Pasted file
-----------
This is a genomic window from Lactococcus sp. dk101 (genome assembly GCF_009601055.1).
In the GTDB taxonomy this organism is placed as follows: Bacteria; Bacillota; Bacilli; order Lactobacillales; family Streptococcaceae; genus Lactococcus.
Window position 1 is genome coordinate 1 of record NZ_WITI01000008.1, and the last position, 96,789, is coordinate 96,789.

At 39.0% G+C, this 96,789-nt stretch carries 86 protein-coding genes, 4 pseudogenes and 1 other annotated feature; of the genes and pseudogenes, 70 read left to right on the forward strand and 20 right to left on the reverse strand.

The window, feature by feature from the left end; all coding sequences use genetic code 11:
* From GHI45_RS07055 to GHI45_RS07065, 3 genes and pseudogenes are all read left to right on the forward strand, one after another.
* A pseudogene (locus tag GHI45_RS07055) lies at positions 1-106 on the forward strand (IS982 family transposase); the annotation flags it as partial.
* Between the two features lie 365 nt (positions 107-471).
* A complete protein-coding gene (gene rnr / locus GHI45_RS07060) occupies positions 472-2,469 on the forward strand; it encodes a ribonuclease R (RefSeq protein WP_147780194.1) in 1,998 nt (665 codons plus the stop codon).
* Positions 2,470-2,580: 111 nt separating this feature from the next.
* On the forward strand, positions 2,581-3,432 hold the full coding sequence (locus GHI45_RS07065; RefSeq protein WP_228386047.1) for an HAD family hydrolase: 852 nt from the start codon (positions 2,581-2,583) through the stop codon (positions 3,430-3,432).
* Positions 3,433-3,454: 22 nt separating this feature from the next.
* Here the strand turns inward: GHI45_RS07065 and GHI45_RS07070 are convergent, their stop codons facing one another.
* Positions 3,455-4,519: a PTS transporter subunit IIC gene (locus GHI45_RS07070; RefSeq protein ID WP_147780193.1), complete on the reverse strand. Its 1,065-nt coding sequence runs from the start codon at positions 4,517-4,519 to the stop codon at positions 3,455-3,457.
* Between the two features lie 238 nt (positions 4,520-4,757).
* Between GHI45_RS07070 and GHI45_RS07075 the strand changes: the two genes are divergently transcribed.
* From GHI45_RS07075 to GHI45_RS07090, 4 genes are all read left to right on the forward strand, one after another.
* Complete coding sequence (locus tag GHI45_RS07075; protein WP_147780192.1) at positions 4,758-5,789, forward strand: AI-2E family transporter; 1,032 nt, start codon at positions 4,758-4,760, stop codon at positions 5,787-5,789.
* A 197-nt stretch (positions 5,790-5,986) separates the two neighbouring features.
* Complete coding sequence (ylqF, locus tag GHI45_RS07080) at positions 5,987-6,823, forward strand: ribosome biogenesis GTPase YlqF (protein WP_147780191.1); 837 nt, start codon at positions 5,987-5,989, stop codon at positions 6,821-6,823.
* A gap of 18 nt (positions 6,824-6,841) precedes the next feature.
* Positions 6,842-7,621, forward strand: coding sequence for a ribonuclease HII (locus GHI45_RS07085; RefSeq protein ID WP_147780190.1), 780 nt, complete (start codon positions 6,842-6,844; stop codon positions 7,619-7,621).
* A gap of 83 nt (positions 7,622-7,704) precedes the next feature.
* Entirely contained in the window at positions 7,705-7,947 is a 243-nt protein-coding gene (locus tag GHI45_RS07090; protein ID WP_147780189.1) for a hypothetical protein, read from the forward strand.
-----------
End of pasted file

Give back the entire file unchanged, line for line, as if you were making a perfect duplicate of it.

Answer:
This is a genomic window from Lactococcus sp. dk101 (genome assembly GCF_009601055.1).
In the GTDB taxonomy this organism is placed as follows: Bacteria; Bacillota; Bacilli; order Lactobacillales; family Streptococcaceae; genus Lactococcus.
Window position 1 is genome coordinate 1 of record NZ_WITI01000008.1, and the last position, 96,789, is coordinate 96,789.

At 39.0% G+C, this 96,789-nt stretch carries 86 protein-coding genes, 4 pseudogenes and 1 other annotated feature; of the genes and pseudogenes, 70 read left to right on the forward strand and 20 right to left on the reverse strand.

The window, feature by feature from the left end; all coding sequences use genetic code 11:
* From GHI45_RS07055 to GHI45_RS07065, 3 genes and pseudogenes are all read left to right on the forward strand, one after another.
* A pseudogene (locus tag GHI45_RS07055) lies at positions 1-106 on the forward strand (IS982 family transposase); the annotation flags it as partial.
* Between the two features lie 365 nt (positions 107-471).
* A complete protein-coding gene (gene rnr / locus GHI45_RS07060) occupies positions 472-2,469 on the forward strand; it encodes a ribonuclease R (RefSeq protein WP_147780194.1) in 1,998 nt (665 codons plus the stop codon).
* Positions 2,470-2,580: 111 nt separating this feature from the next.
* On the forward strand, positions 2,581-3,432 hold the full coding sequence (locus GHI45_RS07065; RefSeq protein WP_228386047.1) for an HAD family hydrolase: 852 nt from the start codon (positions 2,581-2,583) through the stop codon (positions 3,430-3,432).
* Positions 3,433-3,454: 22 nt separating this feature from the next.
* Here the strand turns inward: GHI45_RS07065 and GHI45_RS07070 are convergent, their stop codons facing one another.
* Positions 3,455-4,519: a PTS transporter subunit IIC gene (locus GHI45_RS07070; RefSeq protein ID WP_147780193.1), complete on the reverse strand. Its 1,065-nt coding sequence runs from the start codon at positions 4,517-4,519 to the stop codon at positions 3,455-3,457.
* Between the two features lie 238 nt (positions 4,520-4,757).
* Between GHI45_RS07070 and GHI45_RS07075 the strand changes: the two genes are divergently transcribed.
* From GHI45_RS07075 to GHI45_RS07090, 4 genes are all read left to right on the forward strand, one after another.
* Complete coding sequence (locus tag GHI45_RS07075; protein WP_147780192.1) at positions 4,758-5,789, forward strand: AI-2E family transporter; 1,032 nt, start codon at positions 4,758-4,760, stop codon at positions 5,787-5,789.
* A 197-nt stretch (positions 5,790-5,986) separates the two neighbouring features.
* Complete coding sequence (ylqF, locus tag GHI45_RS07080) at positions 5,987-6,823, forward strand: ribosome biogenesis GTPase YlqF (protein WP_147780191.1); 837 nt, start codon at positions 5,987-5,989, stop codon at positions 6,821-6,823.
* A gap of 18 nt (positions 6,824-6,841) precedes the next feature.
* Positions 6,842-7,621, forward strand: coding sequence for a ribonuclease HII (locus GHI45_RS07085; RefSeq protein ID WP_147780190.1), 780 nt, complete (start codon positions 6,842-6,844; stop codon positions 7,619-7,621).
* A gap of 83 nt (positions 7,622-7,704) precedes the next feature.
* Entirely contained in the window at positions 7,705-7,947 is a 243-nt protein-coding gene (locus tag GHI45_RS07090; protein ID WP_147780189.1) for a hypothetical protein, read from the forward strand.